Waddy, Richard – Ensign
Authority over Berrima’s convict contingent, and the men who guarded them, initially lay with twenty-one-year-old Ensign Richard Waddy. Waddy had arrived in the colony in 1834 in charge of the convicts on the Hive and had arrived in Berrima in January 1835 with twenty-five men and one sergeant from the 50th Regiment of Foot.
As was usual at the time in the remoter areas, the senior military man also acted as police magistrate, an all-encompassing role which extended over the civilian population. All juries in the early days of the colony were made up of military men and even when civilians were allowed to perform this role, the person being tried could still select a military jury.
In the role of magistrate Waddy was also provided with a constable and a scourger, to wield the whip. Richard Waddy is recorded as writing to the colonial secretary on 29 July 1835 requesting documents to enable him to carry out his duties as magistrate. Waddy was probably one of the more able of the officers, of privileged birth, born in Wexford County in 1815. As such he was probably not unfamiliar with the civil responsibilities that came with authority.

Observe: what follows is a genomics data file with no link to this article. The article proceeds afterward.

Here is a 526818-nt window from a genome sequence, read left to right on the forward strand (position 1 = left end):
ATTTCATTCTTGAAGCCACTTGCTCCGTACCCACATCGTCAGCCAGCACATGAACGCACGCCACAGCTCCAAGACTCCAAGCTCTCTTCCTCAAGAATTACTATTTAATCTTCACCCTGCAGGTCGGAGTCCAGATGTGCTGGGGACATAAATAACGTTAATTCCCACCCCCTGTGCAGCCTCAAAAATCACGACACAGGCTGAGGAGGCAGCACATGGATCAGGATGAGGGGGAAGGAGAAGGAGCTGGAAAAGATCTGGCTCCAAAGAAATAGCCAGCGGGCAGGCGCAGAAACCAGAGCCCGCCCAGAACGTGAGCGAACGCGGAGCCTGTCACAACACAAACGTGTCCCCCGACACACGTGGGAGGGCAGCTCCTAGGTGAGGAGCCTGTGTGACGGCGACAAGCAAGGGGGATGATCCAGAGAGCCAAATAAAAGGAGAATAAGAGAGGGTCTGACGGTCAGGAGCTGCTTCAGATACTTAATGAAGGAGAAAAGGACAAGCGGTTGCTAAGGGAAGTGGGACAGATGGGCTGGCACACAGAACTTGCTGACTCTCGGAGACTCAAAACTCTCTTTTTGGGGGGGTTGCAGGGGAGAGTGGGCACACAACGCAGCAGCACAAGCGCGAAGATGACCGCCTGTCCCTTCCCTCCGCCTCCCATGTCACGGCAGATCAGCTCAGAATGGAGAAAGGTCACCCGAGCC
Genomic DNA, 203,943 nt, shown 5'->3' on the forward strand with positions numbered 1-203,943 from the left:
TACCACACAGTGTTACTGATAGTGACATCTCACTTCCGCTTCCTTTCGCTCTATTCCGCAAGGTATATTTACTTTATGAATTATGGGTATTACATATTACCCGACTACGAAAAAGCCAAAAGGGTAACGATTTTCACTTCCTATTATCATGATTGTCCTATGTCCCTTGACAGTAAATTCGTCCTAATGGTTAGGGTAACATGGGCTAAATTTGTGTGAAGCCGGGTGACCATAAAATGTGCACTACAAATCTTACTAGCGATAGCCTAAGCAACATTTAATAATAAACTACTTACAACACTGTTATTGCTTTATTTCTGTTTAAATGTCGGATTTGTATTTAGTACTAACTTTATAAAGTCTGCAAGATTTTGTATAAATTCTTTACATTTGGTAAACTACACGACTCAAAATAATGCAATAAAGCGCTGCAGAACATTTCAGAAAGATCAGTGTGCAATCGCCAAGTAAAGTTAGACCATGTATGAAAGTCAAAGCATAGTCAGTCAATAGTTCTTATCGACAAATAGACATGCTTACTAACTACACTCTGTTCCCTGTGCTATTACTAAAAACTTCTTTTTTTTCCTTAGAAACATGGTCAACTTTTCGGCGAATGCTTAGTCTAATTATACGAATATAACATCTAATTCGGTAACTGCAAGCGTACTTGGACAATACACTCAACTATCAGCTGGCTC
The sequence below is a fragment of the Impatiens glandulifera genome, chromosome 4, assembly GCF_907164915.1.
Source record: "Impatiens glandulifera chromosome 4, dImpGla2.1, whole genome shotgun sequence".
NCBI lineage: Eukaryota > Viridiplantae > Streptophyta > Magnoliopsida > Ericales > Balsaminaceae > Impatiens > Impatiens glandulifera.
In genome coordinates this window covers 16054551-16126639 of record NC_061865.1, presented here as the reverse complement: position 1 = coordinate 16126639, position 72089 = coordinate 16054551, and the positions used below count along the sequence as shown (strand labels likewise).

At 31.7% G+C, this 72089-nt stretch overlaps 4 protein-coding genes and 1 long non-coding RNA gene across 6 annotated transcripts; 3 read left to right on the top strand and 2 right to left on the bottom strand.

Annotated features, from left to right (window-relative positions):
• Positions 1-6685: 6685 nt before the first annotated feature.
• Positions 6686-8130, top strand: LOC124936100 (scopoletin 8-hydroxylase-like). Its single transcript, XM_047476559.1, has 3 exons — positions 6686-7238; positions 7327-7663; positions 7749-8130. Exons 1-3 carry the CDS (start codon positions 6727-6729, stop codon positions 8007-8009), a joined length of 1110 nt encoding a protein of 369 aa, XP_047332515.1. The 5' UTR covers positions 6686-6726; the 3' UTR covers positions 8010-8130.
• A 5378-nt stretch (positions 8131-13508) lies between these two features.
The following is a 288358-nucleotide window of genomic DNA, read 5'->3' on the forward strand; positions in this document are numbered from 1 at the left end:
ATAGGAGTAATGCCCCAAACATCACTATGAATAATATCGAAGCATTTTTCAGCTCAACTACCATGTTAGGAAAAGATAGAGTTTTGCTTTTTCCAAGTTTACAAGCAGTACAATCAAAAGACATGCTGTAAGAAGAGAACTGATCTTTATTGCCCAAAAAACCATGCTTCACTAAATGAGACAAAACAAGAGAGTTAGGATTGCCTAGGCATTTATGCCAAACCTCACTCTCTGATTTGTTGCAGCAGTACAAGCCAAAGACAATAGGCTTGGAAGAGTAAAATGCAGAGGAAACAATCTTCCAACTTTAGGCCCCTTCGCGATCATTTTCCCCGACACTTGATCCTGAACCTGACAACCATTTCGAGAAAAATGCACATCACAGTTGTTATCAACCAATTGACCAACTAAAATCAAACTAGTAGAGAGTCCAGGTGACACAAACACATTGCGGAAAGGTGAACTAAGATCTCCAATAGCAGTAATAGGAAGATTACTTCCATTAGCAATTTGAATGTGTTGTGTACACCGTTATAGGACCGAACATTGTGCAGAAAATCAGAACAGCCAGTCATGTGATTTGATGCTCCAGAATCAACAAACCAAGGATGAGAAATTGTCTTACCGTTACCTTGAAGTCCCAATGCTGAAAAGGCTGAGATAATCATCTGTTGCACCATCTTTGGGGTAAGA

Waddy left a description which provides a good insight to his tasks and of the progress on building in Berrima. His initial efforts in 1835 would seem to have been with constructing the bridge and managing the ironed gang who at that time were working at Medway Creek some five miles south of Berrima. He notes that cooks and wardsmen had to take dinner out to them food. He said when explosives arrived he could set the men to open a quarry.
Waddy’s stay in Berrima was brief: he joined the mounted police in Maitland later in 1835 and the mounted police in Goulburn in 1836 where he remained until 1840 resigning after an unpleasant letter from Governor Gipps. In 1840 he married Ann Elizabeth Cordeaux, whose father was one of the colony’s wealthiest men. Cordeaux’s home was at Leppington south of Liverpool but who also owned a substantial acreage north of Berrima district.
He subsequently went on to have an outstanding military career rising to the rank of Colonel of the 63rd Regiment of Foot. General Sir Richard Waddy died in Dublin (Ireland) in 1881 at the age of 67.
 Colonist, 25 January 1840
 Letters from Jervis Index in Mitchell Library, 24 October 1835
 Sydney Monitor and Commercial Advertiser, 31 January 1840
 Sydney Morning Herald, 15 July 1881
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